Medical writing, as we know it today, is still a relatively new field, notes Tom Lang, who has taught Interpreting and Reporting Biostatistics for the University’s Medical Writing and Editing certificate since it began in 1999. Tom points out that, although medical writing is often defined as writing about medicine, as a subset of technical writing, it differs greatly from literary and journalistic writing in its purpose, form, and evaluation.
“The purpose of medical writing is not to get as many clicks as possible,” he says. “Nor does it need to tell an interesting story or have a unique voice. It’s functional writing designed to help people act by communicating often complex science using words, tables, graphs, and images as clearly and concisely as possible.”
Since beginning his career as a medical writer, Tom has been at the forefront of developments in the field and in advancing the profession. After starting as a technical writer at Lawrence Livermore Laboratory, where he was trained by some of the pioneers in the emerging field of technical writing, he went on to take his first steps into medical writing as the co-author of a college text on personal health.
“I loved applying anthropology to economics and political science to sociology. So, I was a natural fit for writing about personal health because it drew on such a wide variety of disciplines.”
“With an undergraduate degree in the social sciences, I’ve always been a boundary spanner,” Tom says. “I loved applying anthropology to economics and political science to sociology. So, I was a natural fit for writing about personal health because it drew on such a wide variety of disciplines.”
As manager of medical editing services at the Cleveland Clinic in the 1990s, he and his staff edited a broad range of documents reporting basic and clinical research. Early on, however, he encountered an article that presented the results of the same statistical test in two different ways.
“Inconsistencies are the things you look for as an editor to do the job well,” Tom says. “So I went to the publication style guides for answers, but none had guidelines for reporting statistics. The lack of guidelines or requirements seemed strange, given how important statistics are to conducting and reporting research.”
Additionally, the primary books on preparing scientific articles available in the early 90s said nothing about statistical reporting, which only made Tom more curious to find an answer. He turned next to the medical literature where, along with a few relevant short articles and letters to the editor on statistical reporting, he started finding articles by an Oxford statistician named Doug Altman, who was studying statistical errors in the medical literature.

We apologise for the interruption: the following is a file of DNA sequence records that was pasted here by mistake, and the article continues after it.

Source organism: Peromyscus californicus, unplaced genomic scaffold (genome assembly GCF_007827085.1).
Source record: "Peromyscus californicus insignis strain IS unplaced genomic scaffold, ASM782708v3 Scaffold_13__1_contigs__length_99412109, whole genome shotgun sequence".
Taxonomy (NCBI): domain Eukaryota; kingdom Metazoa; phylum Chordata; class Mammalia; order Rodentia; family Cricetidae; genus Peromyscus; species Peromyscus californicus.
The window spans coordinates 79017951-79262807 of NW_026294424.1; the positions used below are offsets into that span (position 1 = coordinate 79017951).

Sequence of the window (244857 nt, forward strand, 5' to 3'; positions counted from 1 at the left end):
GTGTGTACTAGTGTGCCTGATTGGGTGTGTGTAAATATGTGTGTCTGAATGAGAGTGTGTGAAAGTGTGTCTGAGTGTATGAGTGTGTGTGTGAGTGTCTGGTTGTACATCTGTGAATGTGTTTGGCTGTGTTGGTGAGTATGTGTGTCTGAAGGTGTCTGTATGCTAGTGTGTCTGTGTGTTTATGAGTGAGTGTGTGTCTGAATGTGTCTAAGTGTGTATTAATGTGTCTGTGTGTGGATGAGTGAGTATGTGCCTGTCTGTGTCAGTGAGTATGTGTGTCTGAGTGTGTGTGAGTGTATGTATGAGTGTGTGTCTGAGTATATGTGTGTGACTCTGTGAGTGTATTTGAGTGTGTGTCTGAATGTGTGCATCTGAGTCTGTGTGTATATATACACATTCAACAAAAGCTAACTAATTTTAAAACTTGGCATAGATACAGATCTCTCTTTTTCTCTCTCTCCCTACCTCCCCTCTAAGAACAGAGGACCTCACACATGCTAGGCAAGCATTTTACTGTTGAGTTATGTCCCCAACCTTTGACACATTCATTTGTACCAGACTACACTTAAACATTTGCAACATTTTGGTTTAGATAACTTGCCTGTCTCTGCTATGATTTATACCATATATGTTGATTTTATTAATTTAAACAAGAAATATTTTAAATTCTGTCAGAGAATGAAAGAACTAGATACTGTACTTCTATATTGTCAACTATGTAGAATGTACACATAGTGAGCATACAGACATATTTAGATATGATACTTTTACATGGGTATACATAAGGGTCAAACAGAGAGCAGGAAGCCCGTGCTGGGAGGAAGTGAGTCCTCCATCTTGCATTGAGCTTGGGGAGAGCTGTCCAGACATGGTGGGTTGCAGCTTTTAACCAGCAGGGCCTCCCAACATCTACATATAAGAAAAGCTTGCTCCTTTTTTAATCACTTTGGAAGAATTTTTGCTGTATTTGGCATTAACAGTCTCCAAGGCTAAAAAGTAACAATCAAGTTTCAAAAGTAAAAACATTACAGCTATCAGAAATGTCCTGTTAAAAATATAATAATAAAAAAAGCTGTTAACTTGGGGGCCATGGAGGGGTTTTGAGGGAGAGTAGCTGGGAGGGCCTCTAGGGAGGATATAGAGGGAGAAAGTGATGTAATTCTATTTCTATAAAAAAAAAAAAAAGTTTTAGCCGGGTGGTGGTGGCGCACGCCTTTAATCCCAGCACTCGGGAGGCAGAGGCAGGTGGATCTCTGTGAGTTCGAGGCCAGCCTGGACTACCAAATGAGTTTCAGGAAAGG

With Altman’s work as inspiration, Tom began writing a manuscript that focused on how to report statistical results in biomedical literature. From a review of some 350 studies on statistical and methodological flaws, he created the first comprehensive set of guidelines for reporting statistics in medicine. That work turned into How to Report Statistics in Medicine: Annotated Guidelines for Authors, Editors, and Reviewers. Now in its second edition, the book has been a best seller for the publisher, the American College of Physicians, throughout its publication 22 years ago. It has also been translated into Chinese, Japanese, and Russian.
“I teach students what they need to know to apply the reporting standards of evidence-based medicine. These are the skills that help advance medicine and the profession of medical writing.”
“Shortly after the book was published, I was contacted by the University of Chicago to teach a class on reporting biostatistics for their new Medical Editing certificate program,” Tom adds. “Drawing on the information presented in my book, I designed an intensive 3-day curriculum to introduce students to the statistical analyses they’ll need to understand and report about 80% of the clinical literature. Although there are thousands of tests, only about two dozen are common, so it’s not hard to bring students up to speed.”
In this core course of the Medical Writing and Editing certificate, students develop a conceptual understanding of the most common statistical tests and procedures used in biomedical and epidemiological research. Lectures and readings address what type of statistics to expect in a given research article, how to interpret their meaning in the article, and how to identify errors and omissions. Assignments focus on the complete and proper reporting of research activities, data, and statistical analyses.
Tom emphasizes that “The course is not a typical course on statistics taught by and for statisticians. We do not calculate statistics or design research. It is a course designed and taught by a medical writer for medical writers.”
“Evidence-based medicine is literature-based medicine, and medical writers and editors help prepare that literature,” Tom says. “I teach students what they need to know to apply the reporting standards of evidence-based medicine. These are the skills that help advance medicine and the profession of medical writing. As professional writers and editors, we need to persuade people that we are not just people who like to write but that our knowledge, skills, and experience make us expert writers and allow us to communicate far more effectively than can writers without advanced training. Becoming ‘statistically’ literate greatly improves the value of our services and the image of our profession.”